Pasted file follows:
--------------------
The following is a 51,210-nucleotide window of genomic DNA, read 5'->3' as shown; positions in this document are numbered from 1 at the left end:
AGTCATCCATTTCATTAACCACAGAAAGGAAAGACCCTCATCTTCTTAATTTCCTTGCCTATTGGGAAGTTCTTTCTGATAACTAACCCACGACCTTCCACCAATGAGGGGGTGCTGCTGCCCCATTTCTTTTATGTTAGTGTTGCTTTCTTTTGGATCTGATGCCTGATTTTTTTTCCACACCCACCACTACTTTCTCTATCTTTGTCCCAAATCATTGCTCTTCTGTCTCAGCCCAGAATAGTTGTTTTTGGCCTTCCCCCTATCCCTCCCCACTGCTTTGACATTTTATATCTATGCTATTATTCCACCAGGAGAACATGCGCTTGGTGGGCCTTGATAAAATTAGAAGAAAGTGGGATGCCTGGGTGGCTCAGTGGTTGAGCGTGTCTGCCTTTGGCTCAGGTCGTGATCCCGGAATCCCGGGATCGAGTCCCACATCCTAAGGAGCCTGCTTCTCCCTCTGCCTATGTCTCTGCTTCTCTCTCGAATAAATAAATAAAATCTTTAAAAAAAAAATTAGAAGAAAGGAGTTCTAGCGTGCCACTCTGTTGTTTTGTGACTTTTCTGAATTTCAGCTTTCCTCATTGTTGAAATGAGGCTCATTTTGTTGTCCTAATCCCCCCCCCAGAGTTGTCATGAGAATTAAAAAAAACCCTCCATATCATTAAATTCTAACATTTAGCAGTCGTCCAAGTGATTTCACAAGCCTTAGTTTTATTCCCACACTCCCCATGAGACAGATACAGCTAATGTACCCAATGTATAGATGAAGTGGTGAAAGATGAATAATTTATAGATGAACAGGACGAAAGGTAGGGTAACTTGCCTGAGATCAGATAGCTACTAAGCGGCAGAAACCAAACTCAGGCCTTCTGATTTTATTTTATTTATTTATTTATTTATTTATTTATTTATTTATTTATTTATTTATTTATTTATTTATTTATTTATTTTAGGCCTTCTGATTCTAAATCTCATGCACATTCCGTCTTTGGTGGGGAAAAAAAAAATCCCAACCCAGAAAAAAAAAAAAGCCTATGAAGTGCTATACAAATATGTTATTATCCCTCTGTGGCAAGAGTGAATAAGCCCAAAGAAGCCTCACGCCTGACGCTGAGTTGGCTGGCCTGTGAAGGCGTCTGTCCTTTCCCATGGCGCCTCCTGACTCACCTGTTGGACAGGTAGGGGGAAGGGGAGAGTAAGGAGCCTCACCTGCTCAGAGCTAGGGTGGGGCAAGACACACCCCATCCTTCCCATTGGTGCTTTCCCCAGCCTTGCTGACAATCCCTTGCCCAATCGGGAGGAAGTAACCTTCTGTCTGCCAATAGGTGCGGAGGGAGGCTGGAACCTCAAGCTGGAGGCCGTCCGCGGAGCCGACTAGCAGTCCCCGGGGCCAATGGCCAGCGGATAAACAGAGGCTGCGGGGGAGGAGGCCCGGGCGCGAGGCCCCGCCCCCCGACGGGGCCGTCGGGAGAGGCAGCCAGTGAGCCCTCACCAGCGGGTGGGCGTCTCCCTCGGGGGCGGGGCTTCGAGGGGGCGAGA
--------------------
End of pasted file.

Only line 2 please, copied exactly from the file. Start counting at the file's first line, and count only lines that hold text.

AGTCATCCATTTCATTAACCACAGAAAGGAAAGACCCTCATCTTCTTAATTTCCTTGCCTATTGGGAAGTTCTTTCTGATAACTAACCCACGACCTTCCACCAATGAGGGGGTGCTGCTGCCCCATTTCTTTTATGTTAGTGTTGCTTTCTTTTGGATCTGATGCCTGATTTTTTTTCCACACCCACCACTACTTTCTCTATCTTTGTCCCAAATCATTGCTCTTCTGTCTCAGCCCAGAATAGTTGTTTTTGGCCTTCCCCCTATCCCTCCCCACTGCTTTGACATTTTATATCTATGCTATTATTCCACCAGGAGAACATGCGCTTGGTGGGCCTTGATAAAATTAGAAGAAAGTGGGATGCCTGGGTGGCTCAGTGGTTGAGCGTGTCTGCCTTTGGCTCAGGTCGTGATCCCGGAATCCCGGGATCGAGTCCCACATCCTAAGGAGCCTGCTTCTCCCTCTGCCTATGTCTCTGCTTCTCTCTCGAATAAATAAATAAAATCTTTAAAAAAAAAATTAGAAGAAAGGAGTTCTAGCGTGCCACTCTGTTGTTTTGTGACTTTTCTGAATTTCAGCTTTCCTCATTGTTGAAATGAGGCTCATTTTGTTGTCCTAATCCCCCCCCCAGAGTTGTCATGAGAATTAAAAAAAACCCTCCATATCATTAAATTCTAACATTTAGCAGTCGTCCAAGTGATTTCACAAGCCTTAGTTTTATTCCCACACTCCCCATGAGACAGATACAGCTAATGTACCCAATGTATAGATGAAGTGGTGAAAGATGAATAATTTATAGATGAACAGGACGAAAGGTAGGGTAACTTGCCTGAGATCAGATAGCTACTAAGCGGCAGAAACCAAACTCAGGCCTTCTGATTTTATTTTATTTATTTATTTATTTATTTATTTATTTATTTATTTATTTATTTATTTATTTATTTATTTATTTATTTTAGGCCTTCTGATTCTAAATCTCATGCACATTCCGTCTTTGGTGGGGAAAAAAAAAATCCCAACCCAGAAAAAAAAAAAAGCCTATGAAGTGCTATACAAATATGTTATTATCCCTCTGTGGCAAGAGTGAATAAGCCCAAAGAAGCCTCACGCCTGACGCTGAGTTGGCTGGCCTGTGAAGGCGTCTGTCCTTTCCCATGGCGCCTCCTGACTCACCTGTTGGACAGGTAGGGGGAAGGGGAGAGTAAGGAGCCTCACCTGCTCAGAGCTAGGGTGGGGCAAGACACACCCCATCCTTCCCATTGGTGCTTTCCCCAGCCTTGCTGACAATCCCTTGCCCAATCGGGAGGAAGTAACCTTCTGTCTGCCAATAGGTGCGGAGGGAGGCTGGAACCTCAAGCTGGAGGCCGTCCGCGGAGCCGACTAGCAGTCCCCGGGGCCAATGGCCAGCGGATAAACAGAGGCTGCGGGGGAGGAGGCCCGGGCGCGAGGCCCCGCCCCCCGACGGGGCCGTCGGGAGAGGCAGCCAGTGAGCCCTCACCAGCGGGTGGGCGTCTCCCTCGGGGGCGGGGCTTCGAGGGGGCGAGA